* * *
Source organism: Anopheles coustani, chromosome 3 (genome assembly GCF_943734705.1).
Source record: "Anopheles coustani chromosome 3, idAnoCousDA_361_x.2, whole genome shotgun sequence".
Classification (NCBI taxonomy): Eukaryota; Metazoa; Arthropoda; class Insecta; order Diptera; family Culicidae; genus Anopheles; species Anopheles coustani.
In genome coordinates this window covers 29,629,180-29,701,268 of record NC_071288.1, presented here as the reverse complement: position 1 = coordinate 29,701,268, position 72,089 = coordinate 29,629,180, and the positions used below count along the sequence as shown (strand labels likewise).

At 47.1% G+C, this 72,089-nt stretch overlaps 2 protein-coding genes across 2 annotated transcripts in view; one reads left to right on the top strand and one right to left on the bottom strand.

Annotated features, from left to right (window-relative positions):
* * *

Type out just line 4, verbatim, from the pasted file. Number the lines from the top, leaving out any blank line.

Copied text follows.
In genome coordinates this window covers 29,629,180-29,701,268 of record NC_071288.1, presented here as the reverse complement: position 1 = coordinate 29,701,268, position 72,089 = coordinate 29,629,180, and the positions used below count along the sequence as shown (strand labels likewise).